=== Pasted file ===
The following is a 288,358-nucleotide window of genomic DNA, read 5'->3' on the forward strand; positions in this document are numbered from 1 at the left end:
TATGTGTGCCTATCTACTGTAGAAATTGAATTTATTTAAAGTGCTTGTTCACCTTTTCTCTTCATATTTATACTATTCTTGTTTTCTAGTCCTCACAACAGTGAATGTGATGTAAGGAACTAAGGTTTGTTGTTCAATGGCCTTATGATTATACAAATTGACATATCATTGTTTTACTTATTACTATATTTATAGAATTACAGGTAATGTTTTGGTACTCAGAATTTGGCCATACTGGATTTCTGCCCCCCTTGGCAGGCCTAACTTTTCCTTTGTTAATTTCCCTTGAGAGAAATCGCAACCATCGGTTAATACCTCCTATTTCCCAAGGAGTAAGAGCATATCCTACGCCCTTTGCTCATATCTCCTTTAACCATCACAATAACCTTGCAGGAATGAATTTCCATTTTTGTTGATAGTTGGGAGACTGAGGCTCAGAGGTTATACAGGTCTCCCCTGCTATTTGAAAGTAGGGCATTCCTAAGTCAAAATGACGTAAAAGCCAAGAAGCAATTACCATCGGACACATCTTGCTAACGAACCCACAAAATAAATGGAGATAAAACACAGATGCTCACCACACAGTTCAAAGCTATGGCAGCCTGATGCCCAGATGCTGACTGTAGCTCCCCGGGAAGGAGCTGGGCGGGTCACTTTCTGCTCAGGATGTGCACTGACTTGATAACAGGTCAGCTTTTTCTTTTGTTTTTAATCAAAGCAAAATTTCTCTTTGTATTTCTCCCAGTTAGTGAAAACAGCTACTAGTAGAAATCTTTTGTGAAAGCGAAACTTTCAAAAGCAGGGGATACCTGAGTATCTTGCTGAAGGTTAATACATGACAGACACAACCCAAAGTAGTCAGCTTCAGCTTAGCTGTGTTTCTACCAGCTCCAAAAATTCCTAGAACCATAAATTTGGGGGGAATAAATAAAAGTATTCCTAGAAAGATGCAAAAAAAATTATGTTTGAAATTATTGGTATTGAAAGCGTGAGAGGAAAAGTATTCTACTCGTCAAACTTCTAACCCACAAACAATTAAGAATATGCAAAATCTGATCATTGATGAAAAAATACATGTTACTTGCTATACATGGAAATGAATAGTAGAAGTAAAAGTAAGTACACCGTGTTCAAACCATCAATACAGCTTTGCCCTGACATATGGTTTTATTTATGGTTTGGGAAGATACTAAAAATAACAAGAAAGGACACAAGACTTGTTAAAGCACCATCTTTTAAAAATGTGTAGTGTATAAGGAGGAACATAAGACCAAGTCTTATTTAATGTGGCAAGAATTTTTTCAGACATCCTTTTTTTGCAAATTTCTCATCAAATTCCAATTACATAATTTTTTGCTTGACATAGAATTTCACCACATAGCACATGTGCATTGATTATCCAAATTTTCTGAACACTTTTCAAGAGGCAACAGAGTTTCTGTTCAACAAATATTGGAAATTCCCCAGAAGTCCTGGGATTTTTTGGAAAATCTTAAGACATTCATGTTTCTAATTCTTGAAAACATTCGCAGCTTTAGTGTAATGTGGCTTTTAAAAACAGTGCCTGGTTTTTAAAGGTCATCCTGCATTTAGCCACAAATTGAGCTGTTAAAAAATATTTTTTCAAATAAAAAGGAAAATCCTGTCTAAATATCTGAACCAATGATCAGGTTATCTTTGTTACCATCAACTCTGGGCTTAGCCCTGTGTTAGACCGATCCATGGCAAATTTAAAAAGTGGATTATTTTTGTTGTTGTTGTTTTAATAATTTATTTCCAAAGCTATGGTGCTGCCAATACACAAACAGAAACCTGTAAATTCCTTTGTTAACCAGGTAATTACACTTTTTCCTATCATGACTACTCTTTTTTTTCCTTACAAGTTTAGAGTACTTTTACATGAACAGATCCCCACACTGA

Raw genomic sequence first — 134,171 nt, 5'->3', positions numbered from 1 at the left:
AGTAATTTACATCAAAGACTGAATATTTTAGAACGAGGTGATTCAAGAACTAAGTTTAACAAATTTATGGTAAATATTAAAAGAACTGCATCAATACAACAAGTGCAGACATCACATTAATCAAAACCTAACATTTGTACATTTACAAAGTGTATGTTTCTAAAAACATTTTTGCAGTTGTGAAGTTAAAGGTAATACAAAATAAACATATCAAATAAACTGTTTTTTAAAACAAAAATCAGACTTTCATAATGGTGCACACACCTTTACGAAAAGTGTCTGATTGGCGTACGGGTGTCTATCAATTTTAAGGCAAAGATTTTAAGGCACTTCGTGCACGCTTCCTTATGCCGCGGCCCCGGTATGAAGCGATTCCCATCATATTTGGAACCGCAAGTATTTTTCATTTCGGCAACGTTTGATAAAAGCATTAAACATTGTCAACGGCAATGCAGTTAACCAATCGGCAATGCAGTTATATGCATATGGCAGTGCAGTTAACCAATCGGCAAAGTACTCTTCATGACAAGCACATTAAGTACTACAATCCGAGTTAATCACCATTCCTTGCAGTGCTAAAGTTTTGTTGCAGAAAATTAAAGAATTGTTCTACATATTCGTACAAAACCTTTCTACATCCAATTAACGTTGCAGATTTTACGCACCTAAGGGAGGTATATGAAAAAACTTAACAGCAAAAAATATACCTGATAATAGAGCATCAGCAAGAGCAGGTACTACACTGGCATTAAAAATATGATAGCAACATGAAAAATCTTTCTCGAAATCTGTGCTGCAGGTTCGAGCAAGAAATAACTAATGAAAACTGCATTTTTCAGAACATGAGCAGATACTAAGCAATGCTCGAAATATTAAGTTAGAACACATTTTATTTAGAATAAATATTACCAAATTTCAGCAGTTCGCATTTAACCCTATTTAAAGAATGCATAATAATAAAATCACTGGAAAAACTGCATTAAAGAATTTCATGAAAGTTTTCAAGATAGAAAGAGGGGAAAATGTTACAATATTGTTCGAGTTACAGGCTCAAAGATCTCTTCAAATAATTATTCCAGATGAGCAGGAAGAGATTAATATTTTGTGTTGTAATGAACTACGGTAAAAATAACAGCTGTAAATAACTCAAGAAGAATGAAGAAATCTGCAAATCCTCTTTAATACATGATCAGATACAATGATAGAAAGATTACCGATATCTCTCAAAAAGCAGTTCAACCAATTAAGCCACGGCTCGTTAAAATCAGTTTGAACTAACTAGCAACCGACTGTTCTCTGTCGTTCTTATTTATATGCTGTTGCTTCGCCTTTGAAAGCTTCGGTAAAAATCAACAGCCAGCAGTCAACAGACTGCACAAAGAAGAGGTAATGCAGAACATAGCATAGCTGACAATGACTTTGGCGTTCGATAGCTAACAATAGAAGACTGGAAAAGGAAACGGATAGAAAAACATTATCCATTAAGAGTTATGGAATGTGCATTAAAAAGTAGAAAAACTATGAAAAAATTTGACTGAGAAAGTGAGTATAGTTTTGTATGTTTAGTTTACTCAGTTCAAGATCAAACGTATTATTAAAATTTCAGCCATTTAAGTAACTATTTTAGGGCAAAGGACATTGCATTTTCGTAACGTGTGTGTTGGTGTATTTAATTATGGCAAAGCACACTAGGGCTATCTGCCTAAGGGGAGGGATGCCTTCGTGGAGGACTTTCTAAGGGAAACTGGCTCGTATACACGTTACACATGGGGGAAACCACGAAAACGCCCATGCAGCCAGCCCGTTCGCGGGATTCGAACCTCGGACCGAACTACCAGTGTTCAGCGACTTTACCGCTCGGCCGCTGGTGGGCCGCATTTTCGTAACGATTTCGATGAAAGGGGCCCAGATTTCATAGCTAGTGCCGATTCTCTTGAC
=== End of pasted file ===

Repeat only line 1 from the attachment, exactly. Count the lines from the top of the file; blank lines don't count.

The following is a 288,358-nucleotide window of genomic DNA, read 5'->3' on the forward strand; positions in this document are numbered from 1 at the left end: